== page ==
While Macka B helps to keep your roots reggae diet in check, we thought we’d provide you with five staple ska riddims, to ensure your five-a-day coverage in the rocksteady department! Thankfully, two acts heading to Band on the Wall in December have riddims-a-plenty to choose from; Neville Staple, with his Specials backstory and solo rudeboy antics, plus the mighty Baked a la Ska with their deep arsenal of ska classics dating back to the very origins of the sound. So without further ado, here are five killer instrumentals that have shaped the ska sound, to warm you up for a chilly December packed with skankin’ live music!
Return of Judge Roughneck aka. The ‘Al Capone’ riddim
Return of Judge Roughneck gets Neville Staple’s latest studio record off on the right foot, with an instantly recognisable keys riff and horn line drawing you in. The riddim from which they derive is Prince Buster’s Al Capone, a 1964 cut with cutting edge use of car break squeele and a chunky horn section to boot. It was from that record that The Specials developed their Gangsters riddim, making Staple’s latest revision of the riddim a clever and career-honouring move!
Lord Tanamo – In the mood for Ska
This love-centric ska cut has a timeless feel, courtesy of the lyrics crafted by Jimmy McHugh and Dorothy Fields, plus it holds a special place in the heart of Baked a la Ska’s Robin Sunflower. Twenty years ago his girlfriend (now wife) asked him to cover the song and it’s also one by which he remembers a close friend from the old days, jamming at Band on the Wall and around Hulme. Recorded in Jamaica in the mid-sixties; The Skatalites lay down the riddim and founding member Roland Alphonso takes a beautiful saxophone solo.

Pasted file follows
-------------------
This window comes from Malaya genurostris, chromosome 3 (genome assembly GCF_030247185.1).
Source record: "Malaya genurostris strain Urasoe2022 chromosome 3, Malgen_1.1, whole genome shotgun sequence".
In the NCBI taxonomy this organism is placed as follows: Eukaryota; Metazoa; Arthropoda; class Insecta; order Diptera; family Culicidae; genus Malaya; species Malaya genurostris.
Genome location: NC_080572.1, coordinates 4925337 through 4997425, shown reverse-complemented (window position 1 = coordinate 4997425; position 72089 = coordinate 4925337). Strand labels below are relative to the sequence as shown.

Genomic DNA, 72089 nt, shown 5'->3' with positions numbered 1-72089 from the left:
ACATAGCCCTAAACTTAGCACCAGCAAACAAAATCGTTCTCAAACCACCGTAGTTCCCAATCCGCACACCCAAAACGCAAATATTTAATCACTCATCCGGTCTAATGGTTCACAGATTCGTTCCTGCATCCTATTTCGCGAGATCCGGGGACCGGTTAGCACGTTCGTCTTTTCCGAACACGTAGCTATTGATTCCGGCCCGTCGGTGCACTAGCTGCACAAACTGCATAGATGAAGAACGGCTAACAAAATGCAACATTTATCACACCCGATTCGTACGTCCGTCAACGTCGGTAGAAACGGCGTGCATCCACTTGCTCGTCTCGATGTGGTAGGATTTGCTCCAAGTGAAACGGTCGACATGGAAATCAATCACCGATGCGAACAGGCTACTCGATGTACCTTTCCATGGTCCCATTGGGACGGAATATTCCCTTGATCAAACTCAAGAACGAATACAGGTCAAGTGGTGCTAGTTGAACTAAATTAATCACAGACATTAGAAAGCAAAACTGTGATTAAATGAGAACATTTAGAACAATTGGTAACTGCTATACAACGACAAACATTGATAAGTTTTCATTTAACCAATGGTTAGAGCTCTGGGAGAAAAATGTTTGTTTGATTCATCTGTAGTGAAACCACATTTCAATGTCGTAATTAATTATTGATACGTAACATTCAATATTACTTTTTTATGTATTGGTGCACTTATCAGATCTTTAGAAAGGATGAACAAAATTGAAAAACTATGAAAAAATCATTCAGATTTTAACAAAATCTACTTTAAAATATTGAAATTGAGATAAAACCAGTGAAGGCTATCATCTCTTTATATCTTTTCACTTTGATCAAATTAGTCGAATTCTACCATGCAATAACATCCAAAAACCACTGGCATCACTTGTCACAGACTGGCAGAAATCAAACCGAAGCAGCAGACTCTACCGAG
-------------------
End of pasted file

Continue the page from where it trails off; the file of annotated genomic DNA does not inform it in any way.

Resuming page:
Rolando “Phoenix City” Al – Phoenix City
Having just mentioned him, we thought we’d go for it again! After the disbandment of The Skatalites, Roland Alphonso (under his new guise of Rolando Al), Jackie Mittoo and Johnny “Dizzie” Moore formed The Soul Brothers, wasting little time in laying down the jammin’ instrumental Phoenix City. Lloyd Knibbs’ drumming on the track is exemplary and the cut has since been covered by groundbreaking skinhead group Simaryp, Judge Dread and even Mongo Santamaria, who gave the riddim a latin flavour.
The Jamaicans – Baba Boom riddim
“It’s time to rocksteady, it’s baba boom time!”… we hear on the vocalised original of this feel-good, midtempo tune, later recut by Jackie Mittoo. The Pinchers and Congo Natty spun a dancehall and DnB track from Baba Boom respectively, but the definitive Jamaicans rhythm is the one which defines an era, given that it contains the riff also heard on Train to Skaville, a classic piece of ska horn work!
The Real Rock riddim
“Probably the most used riddim in reggae” according to RateYourMusic, but one with an influence stretching even further than its reworks! You can trace a line from Coxsone Dodd & Sound Dimension’s original cut to the Termites Rub Up Push Up, which reworks its rhythm, then leap back a few years to Justin Hines & The Dominoes’ earlier track of the same name to find its vocal inspiration, before arriving in the present day with Neville Staple’s Rub Up Push Up! As in the science world, all things are relative in ska!